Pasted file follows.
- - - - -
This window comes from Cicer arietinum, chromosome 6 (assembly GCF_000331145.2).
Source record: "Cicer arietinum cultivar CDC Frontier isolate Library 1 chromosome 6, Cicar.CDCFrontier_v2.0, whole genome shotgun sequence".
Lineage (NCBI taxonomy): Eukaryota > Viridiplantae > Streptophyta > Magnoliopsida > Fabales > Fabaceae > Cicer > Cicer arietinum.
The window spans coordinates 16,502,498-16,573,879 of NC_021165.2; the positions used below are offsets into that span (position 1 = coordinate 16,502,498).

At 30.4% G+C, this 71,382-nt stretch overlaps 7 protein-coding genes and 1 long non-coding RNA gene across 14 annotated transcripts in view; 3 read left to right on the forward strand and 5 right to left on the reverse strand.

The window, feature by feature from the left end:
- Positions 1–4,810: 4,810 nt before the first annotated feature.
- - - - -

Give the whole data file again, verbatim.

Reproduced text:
This window comes from Cicer arietinum, chromosome 6 (assembly GCF_000331145.2).
Source record: "Cicer arietinum cultivar CDC Frontier isolate Library 1 chromosome 6, Cicar.CDCFrontier_v2.0, whole genome shotgun sequence".
Lineage (NCBI taxonomy): Eukaryota > Viridiplantae > Streptophyta > Magnoliopsida > Fabales > Fabaceae > Cicer > Cicer arietinum.
The window spans coordinates 16,502,498-16,573,879 of NC_021165.2; the positions used below are offsets into that span (position 1 = coordinate 16,502,498).

At 30.4% G+C, this 71,382-nt stretch overlaps 7 protein-coding genes and 1 long non-coding RNA gene across 14 annotated transcripts in view; 3 read left to right on the forward strand and 5 right to left on the reverse strand.

The window, feature by feature from the left end:
- Positions 1–4,810: 4,810 nt before the first annotated feature.